Inner Ear Infection

Infection of inner ear can trigger extreme agony if it is not detected and treated promptly.

 A Wake up Call

 Last Monday, when I woke up in the morning I felt a bit dizzy, but I just brushed it off as I was already late for work. During the lunch break, I mentioned to my colleagues about how I felt in the morning and there was a moment of silence, before one of them inquired if I deemed it might be the harbinger stroke. “No”, I replied gaily. I have felt this several times before, just the way I wake up sometimes.” Then I simply forgot about it and carried on with the errands of my life.

 A couple of days later when I woke up and proceeded to get up, I could not. This time dizziness slammed me back, and I was crying and gasping with the shock of it. There was not a speck of doubt that there was something serious amiss.  This was a nightmare. In the evening, I made a visit to a doctor’s clinic. The doctor asked some questions, did diagnosis and tests to preclude the likelihood of stroke and he said that I was suffering from an inner ear infection.

Now, you may be wondering – Infection of the Inner Ear??? What is that??

Vestibular Neuritis and Labyrinthitis are ailments resulting from an infection that inflames the nerves connecting the inner ear to the brain or ear’s labyrinth (a set of fluid-filled chambers that regulate balance).This inflammation agitates the transmission of sensory information from the ear to the brain. Difficulties with balance, vision or hearing, dizziness and vertigo may result.

Additionally, infections of the inner ear are typically viral; less commonly the cause is bacterial. Such infections of inner ear are not similar to middle ear infections, which are typically the kind of bacterial infections common in childhood affecting the parts around the eardrum.

  • Vestibular Neuritis (Inflammation of the nerve) It adversely affect the branch associated with balance, resulting in vertigo or dizziness, but no problems in hearing. The medical term neuronitis (meaning damage to the sensory neurons of the vestibular ganglion) is used as well for the condition.
  • Labyrinthitis (inflammation of the labyrinth) This ear disorder happens when an infection adversely affects both branches of the cochlear-vestibulo nerve, resulting in vertigo, dizziness and problems in hearing.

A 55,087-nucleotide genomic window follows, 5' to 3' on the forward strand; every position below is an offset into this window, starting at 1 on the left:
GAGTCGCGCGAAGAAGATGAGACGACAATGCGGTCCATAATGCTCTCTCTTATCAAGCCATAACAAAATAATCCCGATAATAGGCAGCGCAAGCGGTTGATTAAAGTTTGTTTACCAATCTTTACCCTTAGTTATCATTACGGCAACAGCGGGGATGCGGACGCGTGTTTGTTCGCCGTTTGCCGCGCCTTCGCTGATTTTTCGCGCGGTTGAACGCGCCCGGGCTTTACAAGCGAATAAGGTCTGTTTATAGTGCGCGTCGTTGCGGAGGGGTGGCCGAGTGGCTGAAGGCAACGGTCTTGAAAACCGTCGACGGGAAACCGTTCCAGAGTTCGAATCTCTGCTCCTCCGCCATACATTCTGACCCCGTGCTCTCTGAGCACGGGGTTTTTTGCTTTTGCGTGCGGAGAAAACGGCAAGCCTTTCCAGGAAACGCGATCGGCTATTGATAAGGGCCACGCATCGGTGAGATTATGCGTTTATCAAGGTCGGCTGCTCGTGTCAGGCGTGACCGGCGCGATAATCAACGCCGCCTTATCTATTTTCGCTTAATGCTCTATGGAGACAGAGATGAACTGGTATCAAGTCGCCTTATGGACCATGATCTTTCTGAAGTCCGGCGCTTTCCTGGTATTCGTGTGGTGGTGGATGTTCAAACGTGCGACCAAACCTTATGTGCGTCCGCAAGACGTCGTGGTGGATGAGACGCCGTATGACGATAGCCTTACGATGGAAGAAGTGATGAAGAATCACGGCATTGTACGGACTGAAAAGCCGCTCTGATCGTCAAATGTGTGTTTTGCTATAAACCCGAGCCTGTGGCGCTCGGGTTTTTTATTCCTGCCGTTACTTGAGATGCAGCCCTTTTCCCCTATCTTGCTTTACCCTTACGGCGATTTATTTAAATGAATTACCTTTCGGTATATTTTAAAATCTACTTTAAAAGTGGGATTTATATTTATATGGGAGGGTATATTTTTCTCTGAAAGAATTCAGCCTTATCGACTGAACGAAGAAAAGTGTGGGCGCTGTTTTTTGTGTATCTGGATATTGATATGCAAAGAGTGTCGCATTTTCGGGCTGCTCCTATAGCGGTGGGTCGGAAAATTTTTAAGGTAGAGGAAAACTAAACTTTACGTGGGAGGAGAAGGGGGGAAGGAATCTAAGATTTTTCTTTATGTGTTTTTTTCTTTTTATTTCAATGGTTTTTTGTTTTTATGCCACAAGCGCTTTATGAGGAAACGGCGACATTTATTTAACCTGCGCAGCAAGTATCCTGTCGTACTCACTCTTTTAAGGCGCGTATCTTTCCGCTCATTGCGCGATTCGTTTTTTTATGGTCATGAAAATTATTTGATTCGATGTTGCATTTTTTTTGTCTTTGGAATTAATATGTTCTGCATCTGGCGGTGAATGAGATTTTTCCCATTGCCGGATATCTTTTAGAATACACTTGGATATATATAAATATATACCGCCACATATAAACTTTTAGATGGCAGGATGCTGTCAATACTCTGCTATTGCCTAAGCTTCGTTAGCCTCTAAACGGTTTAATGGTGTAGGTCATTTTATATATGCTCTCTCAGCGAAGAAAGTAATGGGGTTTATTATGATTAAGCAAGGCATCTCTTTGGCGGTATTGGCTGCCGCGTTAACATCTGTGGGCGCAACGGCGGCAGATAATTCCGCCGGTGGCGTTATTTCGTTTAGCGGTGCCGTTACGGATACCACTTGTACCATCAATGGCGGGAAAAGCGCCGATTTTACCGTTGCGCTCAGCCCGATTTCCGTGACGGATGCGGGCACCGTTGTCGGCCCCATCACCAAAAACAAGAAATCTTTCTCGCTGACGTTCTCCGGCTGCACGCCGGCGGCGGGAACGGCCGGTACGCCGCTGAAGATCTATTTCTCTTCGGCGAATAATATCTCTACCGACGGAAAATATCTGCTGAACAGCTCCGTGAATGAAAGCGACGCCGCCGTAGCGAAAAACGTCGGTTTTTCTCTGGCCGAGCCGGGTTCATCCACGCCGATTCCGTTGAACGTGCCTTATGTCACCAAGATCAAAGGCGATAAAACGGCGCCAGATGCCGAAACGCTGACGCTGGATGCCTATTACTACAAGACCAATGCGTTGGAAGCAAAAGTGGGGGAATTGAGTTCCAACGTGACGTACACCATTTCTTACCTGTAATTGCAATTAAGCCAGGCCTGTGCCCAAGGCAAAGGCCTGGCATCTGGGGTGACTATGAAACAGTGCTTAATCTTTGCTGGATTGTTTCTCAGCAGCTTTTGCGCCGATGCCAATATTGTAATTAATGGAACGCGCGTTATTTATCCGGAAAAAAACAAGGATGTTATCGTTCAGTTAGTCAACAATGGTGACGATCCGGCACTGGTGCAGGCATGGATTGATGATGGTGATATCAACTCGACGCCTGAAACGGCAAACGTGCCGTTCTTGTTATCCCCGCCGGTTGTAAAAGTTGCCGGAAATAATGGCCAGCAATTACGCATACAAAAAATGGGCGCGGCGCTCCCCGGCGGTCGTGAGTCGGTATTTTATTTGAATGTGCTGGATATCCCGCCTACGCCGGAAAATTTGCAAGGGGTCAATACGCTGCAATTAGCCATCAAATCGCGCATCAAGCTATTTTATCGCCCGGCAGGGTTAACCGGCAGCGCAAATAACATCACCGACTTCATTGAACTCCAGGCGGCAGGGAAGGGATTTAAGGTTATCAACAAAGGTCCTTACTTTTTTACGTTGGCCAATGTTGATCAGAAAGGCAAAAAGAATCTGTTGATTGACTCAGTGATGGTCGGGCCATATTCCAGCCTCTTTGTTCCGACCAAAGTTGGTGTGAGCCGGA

What causes infections of inner ear?

Viral and Bacterial Inner Ear Infections

Infections that cause Labyrinthitis or neuritis are usually viral instead of bacterial. Although the symptoms may be same, however the treatments are extremely different, therefore proper diagnosis by the doctor is important.


Viral infections of inner ear are more common as compared to bacterial infections, but less is known about them.  Viral ear infection may be the outcome of a systematic viral illness (like measles or mononucleosis – that affects rest of the body) or may be confined to the vestibulo-cochlear nerve or labyrinth.

Viruses that have been associated with inner infections of ear include measles, mumps, hepatitis, Epstein-Barr, influenza, polio and herpes viruses (the ones that cause shingles, cold sores or chicken pox). Other viruses that may cause Labyrinthitis or neuritis are yet unknown due to difficulties in sampling the labyrinth without damaging it.


In serious Labyrinthitis, bacterium that have badly infected the bone surrounding the inner ear or middle ear produce toxins that raid inner ear through the round or oval windows and inflame the vestibular system, cochlea or both. Serous Labyrinthitis is often the result of untreated and chronic middle ear infections and is characterized by mild or subtle symptoms.

Less common is suppurative labyrinthitis, wherein bacteria invade the labyrinth. The infection crops up in the cerebrospinal fluid or middle ear, as a consequence of bacterial meningitis. Bacteria/germs can enter the inner ear via internal auditory canal or cochlear aqueduct or fistula in the horizontal semicircular canal or cochlear aqueduct.

What are the symptoms of infection in the inner ear?

Symptoms of neuritis can be both mild and severe, ranging from slightdizzinessto a fierce spinning sensation called vertigo. They may also include:

  • Vomiting and nausea
  • Severe vertigo
  • Inability to maintain proper balance
  • Impaired concentration
  • Difficulty with vision